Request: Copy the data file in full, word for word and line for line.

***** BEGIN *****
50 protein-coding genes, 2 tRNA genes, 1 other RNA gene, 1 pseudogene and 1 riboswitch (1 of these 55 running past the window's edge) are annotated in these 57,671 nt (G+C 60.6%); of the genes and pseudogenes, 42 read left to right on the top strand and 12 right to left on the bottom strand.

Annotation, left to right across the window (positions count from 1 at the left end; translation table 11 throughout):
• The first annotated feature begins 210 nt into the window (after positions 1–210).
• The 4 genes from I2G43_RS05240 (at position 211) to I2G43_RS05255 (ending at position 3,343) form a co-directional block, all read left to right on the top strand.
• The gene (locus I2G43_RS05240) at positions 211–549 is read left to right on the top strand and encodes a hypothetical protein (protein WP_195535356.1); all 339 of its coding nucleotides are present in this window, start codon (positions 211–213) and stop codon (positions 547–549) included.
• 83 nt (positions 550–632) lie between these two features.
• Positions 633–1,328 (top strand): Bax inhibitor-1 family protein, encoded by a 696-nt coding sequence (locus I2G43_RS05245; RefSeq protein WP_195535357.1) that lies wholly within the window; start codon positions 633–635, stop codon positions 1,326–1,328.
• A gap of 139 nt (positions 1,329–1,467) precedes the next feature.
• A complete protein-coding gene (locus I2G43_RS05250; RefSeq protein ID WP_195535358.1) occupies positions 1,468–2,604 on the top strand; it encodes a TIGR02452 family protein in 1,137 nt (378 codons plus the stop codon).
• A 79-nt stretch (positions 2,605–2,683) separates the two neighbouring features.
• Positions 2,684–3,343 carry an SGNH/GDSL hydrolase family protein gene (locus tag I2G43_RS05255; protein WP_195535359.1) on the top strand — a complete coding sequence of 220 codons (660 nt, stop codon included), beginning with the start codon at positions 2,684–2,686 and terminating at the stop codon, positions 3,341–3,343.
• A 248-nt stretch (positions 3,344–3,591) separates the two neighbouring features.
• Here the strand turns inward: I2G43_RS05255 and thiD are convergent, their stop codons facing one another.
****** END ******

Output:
50 protein-coding genes, 2 tRNA genes, 1 other RNA gene, 1 pseudogene and 1 riboswitch (1 of these 55 running past the window's edge) are annotated in these 57,671 nt (G+C 60.6%); of the genes and pseudogenes, 42 read left to right on the top strand and 12 right to left on the bottom strand.

Annotation, left to right across the window (positions count from 1 at the left end; translation table 11 throughout):
• The first annotated feature begins 210 nt into the window (after positions 1–210).
• The 4 genes from I2G43_RS05240 (at position 211) to I2G43_RS05255 (ending at position 3,343) form a co-directional block, all read left to right on the top strand.
• The gene (locus I2G43_RS05240) at positions 211–549 is read left to right on the top strand and encodes a hypothetical protein (protein WP_195535356.1); all 339 of its coding nucleotides are present in this window, start codon (positions 211–213) and stop codon (positions 547–549) included.
• 83 nt (positions 550–632) lie between these two features.
• Positions 633–1,328 (top strand): Bax inhibitor-1 family protein, encoded by a 696-nt coding sequence (locus I2G43_RS05245; RefSeq protein WP_195535357.1) that lies wholly within the window; start codon positions 633–635, stop codon positions 1,326–1,328.
• A gap of 139 nt (positions 1,329–1,467) precedes the next feature.
• A complete protein-coding gene (locus I2G43_RS05250; RefSeq protein ID WP_195535358.1) occupies positions 1,468–2,604 on the top strand; it encodes a TIGR02452 family protein in 1,137 nt (378 codons plus the stop codon).
• A 79-nt stretch (positions 2,605–2,683) separates the two neighbouring features.
• Positions 2,684–3,343 carry an SGNH/GDSL hydrolase family protein gene (locus tag I2G43_RS05255; protein WP_195535359.1) on the top strand — a complete coding sequence of 220 codons (660 nt, stop codon included), beginning with the start codon at positions 2,684–2,686 and terminating at the stop codon, positions 3,341–3,343.
• A 248-nt stretch (positions 3,344–3,591) separates the two neighbouring features.
• Here the strand turns inward: I2G43_RS05255 and thiD are convergent, their stop codons facing one another.